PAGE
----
CHPI points out how the change in contracts reduced the cost to the Government but decreased the capacity of the NHS in favour of private healthcare companies. Indeed, in January, Manchester University Foundation Trust reported to its board that local private hospitals were “pushing back” against requests to take more NHS patients. 

The decision in favour of private healthcare companies is critical at a time when those same businesses were looking for a pandemic “bounce”. This included carrying out non-urgent, non-elective procedures during the height of the crisis, something which NHS directors said made them feel “profoundly uncomfortable.”

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A letter from five NHS Trust medical directors, and the chairs of five Clinical Commissioning Groups (CCGs) to all Acute Trust medical directors asked colleagues to “think very carefully about the appropriateness of this, and would like colleagues not to support the delivery of such work” until pressure on the NHS had eased.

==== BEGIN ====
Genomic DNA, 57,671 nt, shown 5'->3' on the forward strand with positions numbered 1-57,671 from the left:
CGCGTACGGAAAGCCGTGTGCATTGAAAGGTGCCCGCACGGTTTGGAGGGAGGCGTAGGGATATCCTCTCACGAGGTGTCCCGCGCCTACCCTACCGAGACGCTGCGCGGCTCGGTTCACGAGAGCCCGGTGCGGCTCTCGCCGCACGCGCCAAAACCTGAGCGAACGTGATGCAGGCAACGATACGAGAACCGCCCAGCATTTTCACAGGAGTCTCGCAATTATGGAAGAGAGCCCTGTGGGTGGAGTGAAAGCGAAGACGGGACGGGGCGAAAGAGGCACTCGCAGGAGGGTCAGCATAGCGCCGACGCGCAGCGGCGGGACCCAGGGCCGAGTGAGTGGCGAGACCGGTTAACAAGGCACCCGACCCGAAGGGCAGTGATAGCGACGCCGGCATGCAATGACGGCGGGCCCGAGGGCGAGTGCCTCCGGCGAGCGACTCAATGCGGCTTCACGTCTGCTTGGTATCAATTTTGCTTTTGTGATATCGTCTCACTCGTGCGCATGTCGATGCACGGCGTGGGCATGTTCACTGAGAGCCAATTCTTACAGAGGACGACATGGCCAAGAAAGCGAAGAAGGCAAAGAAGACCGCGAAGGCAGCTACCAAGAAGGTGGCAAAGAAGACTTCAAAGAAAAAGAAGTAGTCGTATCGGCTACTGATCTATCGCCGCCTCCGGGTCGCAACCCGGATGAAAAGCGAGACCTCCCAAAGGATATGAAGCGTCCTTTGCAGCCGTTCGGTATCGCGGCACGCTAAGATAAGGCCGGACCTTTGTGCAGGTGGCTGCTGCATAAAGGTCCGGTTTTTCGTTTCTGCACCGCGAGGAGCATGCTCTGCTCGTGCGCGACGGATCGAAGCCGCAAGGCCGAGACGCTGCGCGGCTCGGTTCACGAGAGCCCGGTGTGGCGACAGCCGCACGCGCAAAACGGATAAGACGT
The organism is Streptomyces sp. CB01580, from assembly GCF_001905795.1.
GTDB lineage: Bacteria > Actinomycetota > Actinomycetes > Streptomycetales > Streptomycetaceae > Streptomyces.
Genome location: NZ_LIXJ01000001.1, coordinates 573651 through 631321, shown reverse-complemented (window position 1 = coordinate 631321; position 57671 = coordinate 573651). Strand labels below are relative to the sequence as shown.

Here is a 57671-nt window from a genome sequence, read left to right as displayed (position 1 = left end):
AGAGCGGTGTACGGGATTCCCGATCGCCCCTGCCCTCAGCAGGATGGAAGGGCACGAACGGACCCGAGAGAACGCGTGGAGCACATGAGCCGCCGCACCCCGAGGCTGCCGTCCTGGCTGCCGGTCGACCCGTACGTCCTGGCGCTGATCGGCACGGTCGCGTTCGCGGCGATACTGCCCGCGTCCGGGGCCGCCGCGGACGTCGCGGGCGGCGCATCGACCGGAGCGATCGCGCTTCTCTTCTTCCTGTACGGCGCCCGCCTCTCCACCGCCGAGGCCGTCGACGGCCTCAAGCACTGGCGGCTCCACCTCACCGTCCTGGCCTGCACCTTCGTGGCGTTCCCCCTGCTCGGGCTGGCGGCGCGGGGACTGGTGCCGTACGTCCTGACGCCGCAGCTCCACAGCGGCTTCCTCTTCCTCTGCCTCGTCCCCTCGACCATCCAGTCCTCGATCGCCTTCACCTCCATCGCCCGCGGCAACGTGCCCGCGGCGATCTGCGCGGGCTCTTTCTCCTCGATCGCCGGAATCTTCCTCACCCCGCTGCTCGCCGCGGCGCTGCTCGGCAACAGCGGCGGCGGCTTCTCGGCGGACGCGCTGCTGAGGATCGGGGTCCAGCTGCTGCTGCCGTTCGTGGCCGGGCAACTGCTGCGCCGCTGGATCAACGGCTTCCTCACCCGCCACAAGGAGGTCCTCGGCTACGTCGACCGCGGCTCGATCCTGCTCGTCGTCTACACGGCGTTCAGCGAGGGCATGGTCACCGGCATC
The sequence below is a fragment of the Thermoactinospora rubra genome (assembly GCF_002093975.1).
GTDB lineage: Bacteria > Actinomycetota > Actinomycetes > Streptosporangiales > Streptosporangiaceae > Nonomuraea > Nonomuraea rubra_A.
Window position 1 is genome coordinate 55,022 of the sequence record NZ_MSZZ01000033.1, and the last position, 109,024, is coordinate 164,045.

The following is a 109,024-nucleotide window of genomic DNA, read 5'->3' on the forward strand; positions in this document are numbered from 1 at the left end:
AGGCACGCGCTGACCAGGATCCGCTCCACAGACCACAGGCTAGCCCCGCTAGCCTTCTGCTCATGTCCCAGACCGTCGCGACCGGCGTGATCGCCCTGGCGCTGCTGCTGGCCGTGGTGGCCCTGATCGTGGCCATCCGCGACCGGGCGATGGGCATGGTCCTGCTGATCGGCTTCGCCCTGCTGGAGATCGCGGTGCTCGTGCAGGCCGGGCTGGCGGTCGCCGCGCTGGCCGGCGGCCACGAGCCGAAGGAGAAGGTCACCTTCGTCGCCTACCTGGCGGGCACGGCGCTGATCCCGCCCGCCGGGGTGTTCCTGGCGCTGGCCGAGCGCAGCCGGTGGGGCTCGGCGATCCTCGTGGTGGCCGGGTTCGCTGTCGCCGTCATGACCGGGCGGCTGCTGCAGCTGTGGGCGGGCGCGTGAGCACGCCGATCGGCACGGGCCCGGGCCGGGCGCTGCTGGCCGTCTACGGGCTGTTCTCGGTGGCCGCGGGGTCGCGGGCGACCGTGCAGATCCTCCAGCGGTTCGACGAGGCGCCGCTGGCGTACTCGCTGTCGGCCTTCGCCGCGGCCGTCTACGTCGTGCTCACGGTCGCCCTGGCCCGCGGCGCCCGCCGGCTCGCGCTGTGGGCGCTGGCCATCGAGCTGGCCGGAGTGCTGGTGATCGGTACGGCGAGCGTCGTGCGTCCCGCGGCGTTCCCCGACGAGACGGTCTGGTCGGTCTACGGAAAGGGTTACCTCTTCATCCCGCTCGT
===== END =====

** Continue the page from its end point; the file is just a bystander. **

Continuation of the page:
Now, private companies hope for a “bounce” resulting from long NHS waiting lists pushing individuals who could afford it to switch to private providers, as well as the NHS paying those same companies to carry out procedures and reduce waiting list pressures. 

The Independent Healthcare Providers Network responded to CHPI’s report, saying it was “the right decision to secure all additional capacity to make sure that the UK could avoid the experience of other countries which had seen their health services completely overwhelmed by Covid-19. As it was, that catastrophe was averted thanks to the success of lockdown measures and the health system was able to provide care to all the Covid-19 patients who needed it. This meant that relatively few Covid-19 patients were treated in the independent sector. Instead, since the early weeks of the pandemic the ask from the NHS was for the independent sector to create Covid-free ‘green’ pathways and sites so that urgent treatment for cancer and other conditions could continue while NHS Trusts cared for the majority of Covid-19 patients.”

“The capacity of independent sector providers was crucial to helping the NHS cope with the Covid-19 crisis,” the statement added.